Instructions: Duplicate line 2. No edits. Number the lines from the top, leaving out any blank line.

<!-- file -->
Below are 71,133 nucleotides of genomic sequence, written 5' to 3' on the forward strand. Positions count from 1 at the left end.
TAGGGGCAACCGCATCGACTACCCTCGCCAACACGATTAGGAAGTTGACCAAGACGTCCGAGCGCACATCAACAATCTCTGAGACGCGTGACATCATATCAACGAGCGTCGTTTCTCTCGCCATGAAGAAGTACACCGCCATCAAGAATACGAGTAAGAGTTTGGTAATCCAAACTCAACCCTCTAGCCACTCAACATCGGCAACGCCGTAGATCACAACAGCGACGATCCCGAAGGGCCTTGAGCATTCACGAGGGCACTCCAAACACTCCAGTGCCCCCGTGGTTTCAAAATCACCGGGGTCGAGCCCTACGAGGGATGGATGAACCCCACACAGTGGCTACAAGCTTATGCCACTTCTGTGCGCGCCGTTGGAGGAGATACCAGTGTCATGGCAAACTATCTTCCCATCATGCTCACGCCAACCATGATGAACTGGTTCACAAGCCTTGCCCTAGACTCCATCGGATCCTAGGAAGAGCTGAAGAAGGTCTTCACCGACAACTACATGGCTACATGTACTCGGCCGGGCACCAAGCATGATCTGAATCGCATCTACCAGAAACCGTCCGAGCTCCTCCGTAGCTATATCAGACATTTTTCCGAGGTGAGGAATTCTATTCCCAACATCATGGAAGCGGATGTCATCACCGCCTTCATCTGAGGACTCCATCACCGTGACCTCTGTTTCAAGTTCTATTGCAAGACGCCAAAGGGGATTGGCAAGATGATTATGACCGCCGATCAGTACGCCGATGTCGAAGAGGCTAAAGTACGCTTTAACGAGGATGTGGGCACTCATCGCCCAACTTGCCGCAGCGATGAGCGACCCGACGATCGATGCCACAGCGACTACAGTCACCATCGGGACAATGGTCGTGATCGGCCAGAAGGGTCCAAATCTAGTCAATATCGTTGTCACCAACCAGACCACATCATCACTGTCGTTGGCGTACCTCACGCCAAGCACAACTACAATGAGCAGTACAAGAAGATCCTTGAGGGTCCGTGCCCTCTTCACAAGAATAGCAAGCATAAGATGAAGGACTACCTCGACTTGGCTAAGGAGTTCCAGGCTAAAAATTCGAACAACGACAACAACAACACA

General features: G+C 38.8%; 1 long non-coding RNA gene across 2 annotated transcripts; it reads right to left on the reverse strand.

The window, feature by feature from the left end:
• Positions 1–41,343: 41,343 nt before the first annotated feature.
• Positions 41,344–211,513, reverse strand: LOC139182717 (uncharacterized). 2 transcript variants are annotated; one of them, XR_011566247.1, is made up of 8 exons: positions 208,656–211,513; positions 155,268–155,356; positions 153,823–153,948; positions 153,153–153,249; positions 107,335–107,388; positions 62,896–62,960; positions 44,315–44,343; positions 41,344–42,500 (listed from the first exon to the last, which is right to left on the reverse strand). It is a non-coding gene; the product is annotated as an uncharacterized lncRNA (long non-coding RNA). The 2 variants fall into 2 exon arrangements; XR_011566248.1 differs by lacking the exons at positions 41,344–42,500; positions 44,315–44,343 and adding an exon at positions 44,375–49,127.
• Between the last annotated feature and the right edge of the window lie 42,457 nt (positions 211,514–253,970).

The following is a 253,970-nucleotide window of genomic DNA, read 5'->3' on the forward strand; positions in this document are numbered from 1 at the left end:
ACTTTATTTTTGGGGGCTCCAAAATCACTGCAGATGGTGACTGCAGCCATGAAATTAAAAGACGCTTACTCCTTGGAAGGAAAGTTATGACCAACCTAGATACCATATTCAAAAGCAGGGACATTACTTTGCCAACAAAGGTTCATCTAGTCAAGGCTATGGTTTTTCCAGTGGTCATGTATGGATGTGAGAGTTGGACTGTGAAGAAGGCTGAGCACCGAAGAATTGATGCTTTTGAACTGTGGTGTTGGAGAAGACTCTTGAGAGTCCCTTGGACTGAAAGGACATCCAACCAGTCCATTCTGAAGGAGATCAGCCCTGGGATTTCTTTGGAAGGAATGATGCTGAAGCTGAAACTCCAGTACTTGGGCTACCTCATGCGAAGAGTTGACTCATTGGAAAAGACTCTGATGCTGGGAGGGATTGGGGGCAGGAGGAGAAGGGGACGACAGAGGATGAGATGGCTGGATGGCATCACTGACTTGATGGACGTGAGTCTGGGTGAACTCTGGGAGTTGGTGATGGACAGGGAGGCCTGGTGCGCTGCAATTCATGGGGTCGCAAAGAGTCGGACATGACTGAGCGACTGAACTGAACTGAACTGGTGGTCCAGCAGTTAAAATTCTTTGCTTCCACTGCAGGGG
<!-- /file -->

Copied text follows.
TAGGGGCAACCGCATCGACTACCCTCGCCAACACGATTAGGAAGTTGACCAAGACGTCCGAGCGCACATCAACAATCTCTGAGACGCGTGACATCATATCAACGAGCGTCGTTTCTCTCGCCATGAAGAAGTACACCGCCATCAAGAATACGAGTAAGAGTTTGGTAATCCAAACTCAACCCTCTAGCCACTCAACATCGGCAACGCCGTAGATCACAACAGCGACGATCCCGAAGGGCCTTGAGCATTCACGAGGGCACTCCAAACACTCCAGTGCCCCCGTGGTTTCAAAATCACCGGGGTCGAGCCCTACGAGGGATGGATGAACCCCACACAGTGGCTACAAGCTTATGCCACTTCTGTGCGCGCCGTTGGAGGAGATACCAGTGTCATGGCAAACTATCTTCCCATCATGCTCACGCCAACCATGATGAACTGGTTCACAAGCCTTGCCCTAGACTCCATCGGATCCTAGGAAGAGCTGAAGAAGGTCTTCACCGACAACTACATGGCTACATGTACTCGGCCGGGCACCAAGCATGATCTGAATCGCATCTACCAGAAACCGTCCGAGCTCCTCCGTAGCTATATCAGACATTTTTCCGAGGTGAGGAATTCTATTCCCAACATCATGGAAGCGGATGTCATCACCGCCTTCATCTGAGGACTCCATCACCGTGACCTCTGTTTCAAGTTCTATTGCAAGACGCCAAAGGGGATTGGCAAGATGATTATGACCGCCGATCAGTACGCCGATGTCGAAGAGGCTAAAGTACGCTTTAACGAGGATGTGGGCACTCATCGCCCAACTTGCCGCAGCGATGAGCGACCCGACGATCGATGCCACAGCGACTACAGTCACCATCGGGACAATGGTCGTGATCGGCCAGAAGGGTCCAAATCTAGTCAATATCGTTGTCACCAACCAGACCACATCATCACTGTCGTTGGCGTACCTCACGCCAAGCACAACTACAATGAGCAGTACAAGAAGATCCTTGAGGGTCCGTGCCCTCTTCACAAGAATAGCAAGCATAAGATGAAGGACTACCTCGACTTGGCTAAGGAGTTCCAGGCTAAAAATTCGAACAACGACAACAACAACACA